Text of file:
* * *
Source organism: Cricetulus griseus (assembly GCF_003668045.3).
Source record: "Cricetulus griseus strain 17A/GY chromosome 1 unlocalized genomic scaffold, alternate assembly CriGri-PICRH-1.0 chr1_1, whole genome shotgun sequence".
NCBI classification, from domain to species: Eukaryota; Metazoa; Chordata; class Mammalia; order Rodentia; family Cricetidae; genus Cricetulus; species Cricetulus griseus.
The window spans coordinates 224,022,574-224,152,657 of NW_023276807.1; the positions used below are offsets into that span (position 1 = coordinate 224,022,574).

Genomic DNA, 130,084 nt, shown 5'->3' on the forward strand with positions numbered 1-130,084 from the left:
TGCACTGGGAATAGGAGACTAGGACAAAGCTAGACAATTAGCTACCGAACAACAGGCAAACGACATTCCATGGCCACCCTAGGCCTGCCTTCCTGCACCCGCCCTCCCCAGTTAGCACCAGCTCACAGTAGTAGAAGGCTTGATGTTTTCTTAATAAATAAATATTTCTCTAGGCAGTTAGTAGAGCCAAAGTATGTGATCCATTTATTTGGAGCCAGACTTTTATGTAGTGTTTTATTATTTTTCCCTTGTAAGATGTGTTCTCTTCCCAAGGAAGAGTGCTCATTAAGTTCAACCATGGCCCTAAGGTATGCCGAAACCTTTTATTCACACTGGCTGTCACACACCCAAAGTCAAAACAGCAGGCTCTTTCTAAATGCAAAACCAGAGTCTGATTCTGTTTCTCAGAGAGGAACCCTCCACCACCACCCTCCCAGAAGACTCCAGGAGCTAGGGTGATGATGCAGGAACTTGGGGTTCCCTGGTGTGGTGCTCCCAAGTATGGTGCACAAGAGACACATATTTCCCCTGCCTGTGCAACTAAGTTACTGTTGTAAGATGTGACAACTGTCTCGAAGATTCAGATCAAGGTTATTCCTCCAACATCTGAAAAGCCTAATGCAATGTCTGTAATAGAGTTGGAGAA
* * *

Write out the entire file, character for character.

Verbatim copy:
Source organism: Cricetulus griseus (assembly GCF_003668045.3).
Source record: "Cricetulus griseus strain 17A/GY chromosome 1 unlocalized genomic scaffold, alternate assembly CriGri-PICRH-1.0 chr1_1, whole genome shotgun sequence".
NCBI classification, from domain to species: Eukaryota; Metazoa; Chordata; class Mammalia; order Rodentia; family Cricetidae; genus Cricetulus; species Cricetulus griseus.
The window spans coordinates 224,022,574-224,152,657 of NW_023276807.1; the positions used below are offsets into that span (position 1 = coordinate 224,022,574).

Genomic DNA, 130,084 nt, shown 5'->3' on the forward strand with positions numbered 1-130,084 from the left:
TGCACTGGGAATAGGAGACTAGGACAAAGCTAGACAATTAGCTACCGAACAACAGGCAAACGACATTCCATGGCCACCCTAGGCCTGCCTTCCTGCACCCGCCCTCCCCAGTTAGCACCAGCTCACAGTAGTAGAAGGCTTGATGTTTTCTTAATAAATAAATATTTCTCTAGGCAGTTAGTAGAGCCAAAGTATGTGATCCATTTATTTGGAGCCAGACTTTTATGTAGTGTTTTATTATTTTTCCCTTGTAAGATGTGTTCTCTTCCCAAGGAAGAGTGCTCATTAAGTTCAACCATGGCCCTAAGGTATGCCGAAACCTTTTATTCACACTGGCTGTCACACACCCAAAGTCAAAACAGCAGGCTCTTTCTAAATGCAAAACCAGAGTCTGATTCTGTTTCTCAGAGAGGAACCCTCCACCACCACCCTCCCAGAAGACTCCAGGAGCTAGGGTGATGATGCAGGAACTTGGGGTTCCCTGGTGTGGTGCTCCCAAGTATGGTGCACAAGAGACACATATTTCCCCTGCCTGTGCAACTAAGTTACTGTTGTAAGATGTGACAACTGTCTCGAAGATTCAGATCAAGGTTATTCCTCCAACATCTGAAAAGCCTAATGCAATGTCTGTAATAGAGTTGGAGAA